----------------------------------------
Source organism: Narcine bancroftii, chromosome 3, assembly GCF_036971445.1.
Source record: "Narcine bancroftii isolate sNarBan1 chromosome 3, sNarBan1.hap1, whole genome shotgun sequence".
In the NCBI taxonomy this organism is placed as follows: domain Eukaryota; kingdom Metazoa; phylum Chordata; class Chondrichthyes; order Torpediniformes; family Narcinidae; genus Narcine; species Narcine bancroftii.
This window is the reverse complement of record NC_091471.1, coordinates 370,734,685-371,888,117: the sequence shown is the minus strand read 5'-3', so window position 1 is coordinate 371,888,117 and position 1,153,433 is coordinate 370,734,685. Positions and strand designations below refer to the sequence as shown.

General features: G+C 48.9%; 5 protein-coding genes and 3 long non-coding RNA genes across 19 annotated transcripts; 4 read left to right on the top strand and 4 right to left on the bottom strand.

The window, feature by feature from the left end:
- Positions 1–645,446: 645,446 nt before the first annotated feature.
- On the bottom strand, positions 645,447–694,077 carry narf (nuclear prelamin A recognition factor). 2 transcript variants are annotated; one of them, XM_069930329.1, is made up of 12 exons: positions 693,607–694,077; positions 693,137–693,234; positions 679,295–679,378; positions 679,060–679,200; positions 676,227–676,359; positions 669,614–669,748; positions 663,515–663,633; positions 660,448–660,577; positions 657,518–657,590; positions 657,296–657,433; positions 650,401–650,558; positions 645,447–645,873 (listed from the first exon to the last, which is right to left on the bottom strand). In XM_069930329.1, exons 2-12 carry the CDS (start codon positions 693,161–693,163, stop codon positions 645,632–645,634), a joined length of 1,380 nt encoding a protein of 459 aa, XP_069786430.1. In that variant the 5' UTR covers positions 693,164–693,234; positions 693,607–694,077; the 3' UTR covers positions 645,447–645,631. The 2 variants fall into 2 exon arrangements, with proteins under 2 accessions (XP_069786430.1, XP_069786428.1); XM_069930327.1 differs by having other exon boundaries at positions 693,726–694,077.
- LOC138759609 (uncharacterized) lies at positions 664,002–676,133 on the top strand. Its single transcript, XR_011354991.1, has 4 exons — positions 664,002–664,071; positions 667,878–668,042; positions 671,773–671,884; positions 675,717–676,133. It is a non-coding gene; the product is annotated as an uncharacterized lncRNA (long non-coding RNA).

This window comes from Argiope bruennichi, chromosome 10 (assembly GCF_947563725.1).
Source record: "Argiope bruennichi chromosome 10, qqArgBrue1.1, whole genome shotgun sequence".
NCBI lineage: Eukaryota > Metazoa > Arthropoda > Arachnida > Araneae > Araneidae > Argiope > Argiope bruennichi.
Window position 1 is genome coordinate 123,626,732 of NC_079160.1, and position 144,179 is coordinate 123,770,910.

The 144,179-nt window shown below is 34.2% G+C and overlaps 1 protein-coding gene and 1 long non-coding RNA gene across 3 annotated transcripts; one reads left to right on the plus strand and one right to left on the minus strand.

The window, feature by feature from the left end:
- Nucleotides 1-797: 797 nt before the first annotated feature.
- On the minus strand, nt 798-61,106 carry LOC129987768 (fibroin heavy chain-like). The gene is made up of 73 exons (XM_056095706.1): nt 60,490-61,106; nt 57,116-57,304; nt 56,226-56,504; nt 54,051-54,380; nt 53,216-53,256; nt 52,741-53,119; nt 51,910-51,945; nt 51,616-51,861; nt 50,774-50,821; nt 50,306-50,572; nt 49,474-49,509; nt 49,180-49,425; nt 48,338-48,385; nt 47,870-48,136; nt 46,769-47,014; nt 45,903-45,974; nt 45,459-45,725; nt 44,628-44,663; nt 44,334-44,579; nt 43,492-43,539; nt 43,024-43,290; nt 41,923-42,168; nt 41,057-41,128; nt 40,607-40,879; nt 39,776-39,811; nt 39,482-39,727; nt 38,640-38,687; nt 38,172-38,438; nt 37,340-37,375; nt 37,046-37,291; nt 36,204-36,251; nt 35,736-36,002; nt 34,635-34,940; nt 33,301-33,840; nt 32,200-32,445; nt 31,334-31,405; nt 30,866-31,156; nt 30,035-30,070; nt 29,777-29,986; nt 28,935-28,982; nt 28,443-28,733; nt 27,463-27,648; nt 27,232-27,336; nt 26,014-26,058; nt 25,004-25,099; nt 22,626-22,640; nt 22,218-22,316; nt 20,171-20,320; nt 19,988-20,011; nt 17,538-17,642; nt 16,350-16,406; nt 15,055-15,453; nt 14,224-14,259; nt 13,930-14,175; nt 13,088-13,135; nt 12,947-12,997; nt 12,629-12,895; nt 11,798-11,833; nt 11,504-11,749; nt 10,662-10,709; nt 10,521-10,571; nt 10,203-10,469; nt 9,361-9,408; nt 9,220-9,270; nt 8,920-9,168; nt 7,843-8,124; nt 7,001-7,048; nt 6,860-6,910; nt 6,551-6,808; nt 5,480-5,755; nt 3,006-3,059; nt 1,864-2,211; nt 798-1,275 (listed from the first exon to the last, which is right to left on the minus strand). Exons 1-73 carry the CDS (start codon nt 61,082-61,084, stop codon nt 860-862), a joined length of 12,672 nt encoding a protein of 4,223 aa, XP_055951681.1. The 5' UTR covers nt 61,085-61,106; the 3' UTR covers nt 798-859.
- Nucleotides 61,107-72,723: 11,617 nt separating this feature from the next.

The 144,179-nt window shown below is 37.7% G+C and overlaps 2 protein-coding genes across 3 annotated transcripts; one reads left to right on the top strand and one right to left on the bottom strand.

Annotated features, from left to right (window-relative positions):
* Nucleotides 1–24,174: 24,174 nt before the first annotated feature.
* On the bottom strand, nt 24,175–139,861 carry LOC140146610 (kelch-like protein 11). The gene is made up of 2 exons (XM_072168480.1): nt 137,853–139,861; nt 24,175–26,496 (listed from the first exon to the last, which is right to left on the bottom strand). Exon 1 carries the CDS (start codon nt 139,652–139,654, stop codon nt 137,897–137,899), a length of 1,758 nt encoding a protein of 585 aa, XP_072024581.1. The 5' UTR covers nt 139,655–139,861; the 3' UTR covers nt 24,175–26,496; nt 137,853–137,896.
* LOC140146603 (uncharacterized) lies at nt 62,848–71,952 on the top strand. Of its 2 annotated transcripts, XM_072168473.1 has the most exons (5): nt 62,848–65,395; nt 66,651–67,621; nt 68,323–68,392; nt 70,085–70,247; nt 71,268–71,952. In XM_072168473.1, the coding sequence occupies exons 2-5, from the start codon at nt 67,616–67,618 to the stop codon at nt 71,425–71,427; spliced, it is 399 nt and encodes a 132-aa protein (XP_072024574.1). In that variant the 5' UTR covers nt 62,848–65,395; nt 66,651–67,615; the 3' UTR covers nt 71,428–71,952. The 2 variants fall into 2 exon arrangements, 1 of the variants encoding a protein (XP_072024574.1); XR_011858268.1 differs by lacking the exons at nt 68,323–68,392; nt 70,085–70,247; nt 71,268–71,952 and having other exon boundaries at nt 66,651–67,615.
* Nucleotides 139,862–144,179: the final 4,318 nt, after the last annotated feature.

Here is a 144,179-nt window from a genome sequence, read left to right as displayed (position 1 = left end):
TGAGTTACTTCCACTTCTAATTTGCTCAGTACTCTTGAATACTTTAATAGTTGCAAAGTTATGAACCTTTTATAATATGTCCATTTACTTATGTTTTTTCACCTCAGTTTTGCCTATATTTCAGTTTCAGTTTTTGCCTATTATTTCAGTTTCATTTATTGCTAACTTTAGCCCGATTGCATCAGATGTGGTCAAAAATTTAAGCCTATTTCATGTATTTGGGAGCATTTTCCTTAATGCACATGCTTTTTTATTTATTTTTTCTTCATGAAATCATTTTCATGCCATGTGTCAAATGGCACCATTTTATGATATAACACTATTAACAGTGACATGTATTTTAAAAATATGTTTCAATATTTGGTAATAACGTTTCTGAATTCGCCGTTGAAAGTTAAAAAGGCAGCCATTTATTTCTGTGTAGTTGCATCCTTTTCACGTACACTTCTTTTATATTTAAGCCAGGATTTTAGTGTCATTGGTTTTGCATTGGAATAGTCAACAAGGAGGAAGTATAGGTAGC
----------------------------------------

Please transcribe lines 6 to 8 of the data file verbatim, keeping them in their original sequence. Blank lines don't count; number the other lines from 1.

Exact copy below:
The window, feature by feature from the left end:
- Positions 1–645,446: 645,446 nt before the first annotated feature.
- On the bottom strand, positions 645,447–694,077 carry narf (nuclear prelamin A recognition factor). 2 transcript variants are annotated; one of them, XM_069930329.1, is made up of 12 exons: positions 693,607–694,077; positions 693,137–693,234; positions 679,295–679,378; positions 679,060–679,200; positions 676,227–676,359; positions 669,614–669,748; positions 663,515–663,633; positions 660,448–660,577; positions 657,518–657,590; positions 657,296–657,433; positions 650,401–650,558; positions 645,447–645,873 (listed from the first exon to the last, which is right to left on the bottom strand). In XM_069930329.1, exons 2-12 carry the CDS (start codon positions 693,161–693,163, stop codon positions 645,632–645,634), a joined length of 1,380 nt encoding a protein of 459 aa, XP_069786430.1. In that variant the 5' UTR covers positions 693,164–693,234; positions 693,607–694,077; the 3' UTR covers positions 645,447–645,631. The 2 variants fall into 2 exon arrangements, with proteins under 2 accessions (XP_069786430.1, XP_069786428.1); XM_069930327.1 differs by having other exon boundaries at positions 693,726–694,077.